SNP’s support from public sector workers is under huge strain
IF education is the SNP Government’s top priority, the sight of nearly 20,000 teachers assembling in Glasgow to demand a 10 per cent pay rise is not an obvious sign of progress for Nicola Sturgeon.
Yesterday’s rally, against the backdrop of a potential strike by teachers, also jars with how the SNP planned to govern Scotland in 2007.
Alex Salmond’s strategy was simple. Implement a series of populist policies. Avoid antagonising influential groups of voters or challenging vested interests. And build a big tent of support that would vote for independence. Clashes with teachers were not part of the script.
It has become a cliche to say that John Swinney is struggling as Education Secretary, but it is true. His “governance” bill was so woolly he couldn’t get a single opposition party to support it. Plans for P1 assessments were also voted down. Now he faces a teacher walkout. One placard at the Glasgow demo declared: “Swinney is a ninny.”
Part of the salary row is a mess of his own making. In the middle of last year’s General Election campaign, Swinney intervened in the college lecturer pay dispute in a way that secured a victory for staff over the employers. His actions have a direct bearing on the current controversy.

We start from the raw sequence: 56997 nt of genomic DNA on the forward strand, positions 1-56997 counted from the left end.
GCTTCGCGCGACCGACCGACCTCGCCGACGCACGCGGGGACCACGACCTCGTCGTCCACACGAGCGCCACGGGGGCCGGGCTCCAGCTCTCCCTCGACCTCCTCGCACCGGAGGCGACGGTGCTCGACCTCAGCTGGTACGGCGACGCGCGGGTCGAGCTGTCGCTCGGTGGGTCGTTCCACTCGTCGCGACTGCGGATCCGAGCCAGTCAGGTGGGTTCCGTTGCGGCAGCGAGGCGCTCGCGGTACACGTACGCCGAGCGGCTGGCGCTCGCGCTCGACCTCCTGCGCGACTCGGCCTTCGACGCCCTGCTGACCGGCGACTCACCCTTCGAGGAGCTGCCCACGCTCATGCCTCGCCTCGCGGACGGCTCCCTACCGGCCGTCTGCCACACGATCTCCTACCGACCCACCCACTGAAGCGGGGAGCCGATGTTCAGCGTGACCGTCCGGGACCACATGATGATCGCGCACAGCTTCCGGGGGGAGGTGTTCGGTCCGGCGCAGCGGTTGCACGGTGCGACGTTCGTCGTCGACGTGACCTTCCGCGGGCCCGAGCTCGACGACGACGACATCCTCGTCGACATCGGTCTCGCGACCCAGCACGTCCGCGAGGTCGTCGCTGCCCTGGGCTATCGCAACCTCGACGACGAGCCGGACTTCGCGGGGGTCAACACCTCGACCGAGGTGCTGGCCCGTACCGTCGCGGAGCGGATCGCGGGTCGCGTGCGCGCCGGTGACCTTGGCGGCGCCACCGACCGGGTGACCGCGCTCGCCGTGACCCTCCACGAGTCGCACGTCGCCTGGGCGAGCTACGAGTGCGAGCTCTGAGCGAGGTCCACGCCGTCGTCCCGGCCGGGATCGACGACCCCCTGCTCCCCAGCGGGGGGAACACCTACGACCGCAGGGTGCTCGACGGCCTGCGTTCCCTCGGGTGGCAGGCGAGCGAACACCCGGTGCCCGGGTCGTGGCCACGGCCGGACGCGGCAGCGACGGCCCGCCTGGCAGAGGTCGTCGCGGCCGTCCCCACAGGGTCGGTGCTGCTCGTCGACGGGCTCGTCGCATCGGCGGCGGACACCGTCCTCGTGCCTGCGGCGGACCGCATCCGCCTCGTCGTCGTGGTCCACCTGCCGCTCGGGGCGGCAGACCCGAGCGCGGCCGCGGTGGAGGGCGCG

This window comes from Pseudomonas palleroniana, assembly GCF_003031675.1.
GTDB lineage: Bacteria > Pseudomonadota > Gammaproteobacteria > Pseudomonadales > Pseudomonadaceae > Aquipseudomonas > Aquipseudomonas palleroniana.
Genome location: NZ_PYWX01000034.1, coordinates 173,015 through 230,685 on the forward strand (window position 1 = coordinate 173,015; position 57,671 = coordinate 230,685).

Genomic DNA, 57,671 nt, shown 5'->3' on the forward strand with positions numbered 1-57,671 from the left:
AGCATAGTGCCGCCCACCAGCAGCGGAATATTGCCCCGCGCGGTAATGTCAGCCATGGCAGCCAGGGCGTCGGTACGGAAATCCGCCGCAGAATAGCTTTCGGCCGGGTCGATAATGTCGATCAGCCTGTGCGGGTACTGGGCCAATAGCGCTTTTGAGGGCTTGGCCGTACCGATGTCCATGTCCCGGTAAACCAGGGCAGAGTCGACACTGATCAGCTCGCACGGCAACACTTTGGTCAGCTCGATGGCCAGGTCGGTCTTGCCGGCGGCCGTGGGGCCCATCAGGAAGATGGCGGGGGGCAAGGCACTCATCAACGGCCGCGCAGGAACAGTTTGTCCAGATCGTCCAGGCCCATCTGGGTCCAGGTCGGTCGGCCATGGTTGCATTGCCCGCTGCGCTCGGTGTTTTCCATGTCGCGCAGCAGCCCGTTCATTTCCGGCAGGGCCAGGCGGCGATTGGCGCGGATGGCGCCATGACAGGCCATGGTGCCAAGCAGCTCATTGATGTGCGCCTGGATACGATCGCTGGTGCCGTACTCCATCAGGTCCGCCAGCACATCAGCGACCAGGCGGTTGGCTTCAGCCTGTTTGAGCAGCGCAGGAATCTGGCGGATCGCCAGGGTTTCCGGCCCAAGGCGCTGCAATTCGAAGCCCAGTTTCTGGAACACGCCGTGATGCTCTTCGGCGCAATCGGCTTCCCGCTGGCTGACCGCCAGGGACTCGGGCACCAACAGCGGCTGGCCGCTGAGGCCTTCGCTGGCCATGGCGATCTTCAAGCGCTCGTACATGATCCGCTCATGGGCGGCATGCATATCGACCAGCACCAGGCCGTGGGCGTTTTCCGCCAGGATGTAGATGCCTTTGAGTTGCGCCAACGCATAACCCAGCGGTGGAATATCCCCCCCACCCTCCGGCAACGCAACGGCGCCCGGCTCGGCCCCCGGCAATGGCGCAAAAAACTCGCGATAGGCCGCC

The deal on pay “harmonisation” for lecturers threw up some curious anomalies. An unpromoted teacher at the top end of the pay scale can earn £36,480, while the salary of an equivalent lecturer, who may not have a teaching qualification, is £40,522. Colleges warned the Government that teachers would not accept such a differential.
Swinney and the councils have decided to bypass the trade unions by writing a joint letter to teachers on their pay offer – a sign of a more confrontational approach. The Educational Institute of Scotland – the largest teaching union – has complained about the intervention,
but so far there is little sign of a wider public backlash at the move.
The Education Secretary may also be confident of having public opinion on his side. Voters sympathise with teachers, particularly on workload and pay, but perhaps not to the extent that they are willing to fund a 10 per cent rise for every teacher, regardless of income. Consider the consequences of the unions’ pay demand. If this increase was agreed, headteachers on £60,000 a year would enjoy a 10 per cent boost, while the council workers who clean their offices would get three per cent. Put another way, the same head would be better off by £6,000 a year, but a low-paid worker on £20,000 would see pay rise by only £600. Such an outcome would struggle to pass the fairness test.
Swinney will also be calculating that the EIS may struggle to win a strike vote. As a result of Tory legislation, ballots have to achieve at least a 50 per cent turnout of eligible union members and, for a teacher strike, an additional threshhold of 40 per cent of support from all eligible members must be met. These are high hurdles. But Sturgeon should be worried about recent events and what it means for her party. Women in Glasgow last week took industrial action against the Nationalist council over an equal pay row. Teachers are moving in the same direction. The SNP’s coalition of public-sector supporters looks to be fracturing.